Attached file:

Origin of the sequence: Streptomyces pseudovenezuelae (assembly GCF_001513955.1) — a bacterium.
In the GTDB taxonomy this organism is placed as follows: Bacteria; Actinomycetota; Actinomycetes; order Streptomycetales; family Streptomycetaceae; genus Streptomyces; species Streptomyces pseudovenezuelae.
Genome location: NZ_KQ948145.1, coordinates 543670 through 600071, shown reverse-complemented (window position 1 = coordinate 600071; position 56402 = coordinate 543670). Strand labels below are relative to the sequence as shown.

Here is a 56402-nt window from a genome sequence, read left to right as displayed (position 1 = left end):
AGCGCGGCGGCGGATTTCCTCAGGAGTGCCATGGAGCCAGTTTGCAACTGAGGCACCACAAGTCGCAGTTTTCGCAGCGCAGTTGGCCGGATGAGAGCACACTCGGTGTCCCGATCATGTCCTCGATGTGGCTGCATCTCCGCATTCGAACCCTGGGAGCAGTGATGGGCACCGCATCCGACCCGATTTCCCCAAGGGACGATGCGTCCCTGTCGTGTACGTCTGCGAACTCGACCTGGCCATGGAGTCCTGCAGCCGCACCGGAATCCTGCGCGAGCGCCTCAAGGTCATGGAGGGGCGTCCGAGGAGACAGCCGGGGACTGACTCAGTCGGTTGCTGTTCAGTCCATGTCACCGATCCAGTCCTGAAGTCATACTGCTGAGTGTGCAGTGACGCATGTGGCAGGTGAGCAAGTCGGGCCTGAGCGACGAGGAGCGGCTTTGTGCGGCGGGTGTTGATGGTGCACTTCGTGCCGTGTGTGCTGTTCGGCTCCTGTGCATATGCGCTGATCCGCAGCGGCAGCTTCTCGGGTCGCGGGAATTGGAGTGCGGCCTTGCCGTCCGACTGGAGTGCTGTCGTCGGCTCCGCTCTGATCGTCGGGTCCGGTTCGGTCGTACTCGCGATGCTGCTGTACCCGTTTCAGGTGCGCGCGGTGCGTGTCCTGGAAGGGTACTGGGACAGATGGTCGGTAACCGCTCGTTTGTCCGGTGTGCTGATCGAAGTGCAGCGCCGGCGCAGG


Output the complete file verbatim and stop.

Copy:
Origin of the sequence: Streptomyces pseudovenezuelae (assembly GCF_001513955.1) — a bacterium.
In the GTDB taxonomy this organism is placed as follows: Bacteria; Actinomycetota; Actinomycetes; order Streptomycetales; family Streptomycetaceae; genus Streptomyces; species Streptomyces pseudovenezuelae.
Genome location: NZ_KQ948145.1, coordinates 543670 through 600071, shown reverse-complemented (window position 1 = coordinate 600071; position 56402 = coordinate 543670). Strand labels below are relative to the sequence as shown.

Here is a 56402-nt window from a genome sequence, read left to right as displayed (position 1 = left end):
AGCGCGGCGGCGGATTTCCTCAGGAGTGCCATGGAGCCAGTTTGCAACTGAGGCACCACAAGTCGCAGTTTTCGCAGCGCAGTTGGCCGGATGAGAGCACACTCGGTGTCCCGATCATGTCCTCGATGTGGCTGCATCTCCGCATTCGAACCCTGGGAGCAGTGATGGGCACCGCATCCGACCCGATTTCCCCAAGGGACGATGCGTCCCTGTCGTGTACGTCTGCGAACTCGACCTGGCCATGGAGTCCTGCAGCCGCACCGGAATCCTGCGCGAGCGCCTCAAGGTCATGGAGGGGCGTCCGAGGAGACAGCCGGGGACTGACTCAGTCGGTTGCTGTTCAGTCCATGTCACCGATCCAGTCCTGAAGTCATACTGCTGAGTGTGCAGTGACGCATGTGGCAGGTGAGCAAGTCGGGCCTGAGCGACGAGGAGCGGCTTTGTGCGGCGGGTGTTGATGGTGCACTTCGTGCCGTGTGTGCTGTTCGGCTCCTGTGCATATGCGCTGATCCGCAGCGGCAGCTTCTCGGGTCGCGGGAATTGGAGTGCGGCCTTGCCGTCCGACTGGAGTGCTGTCGTCGGCTCCGCTCTGATCGTCGGGTCCGGTTCGGTCGTACTCGCGATGCTGCTGTACCCGTTTCAGGTGCGCGCGGTGCGTGTCCTGGAAGGGTACTGGGACAGATGGTCGGTAACCGCTCGTTTGTCCGGTGTGCTGATCGAAGTGCAGCGCCGGCGCAGG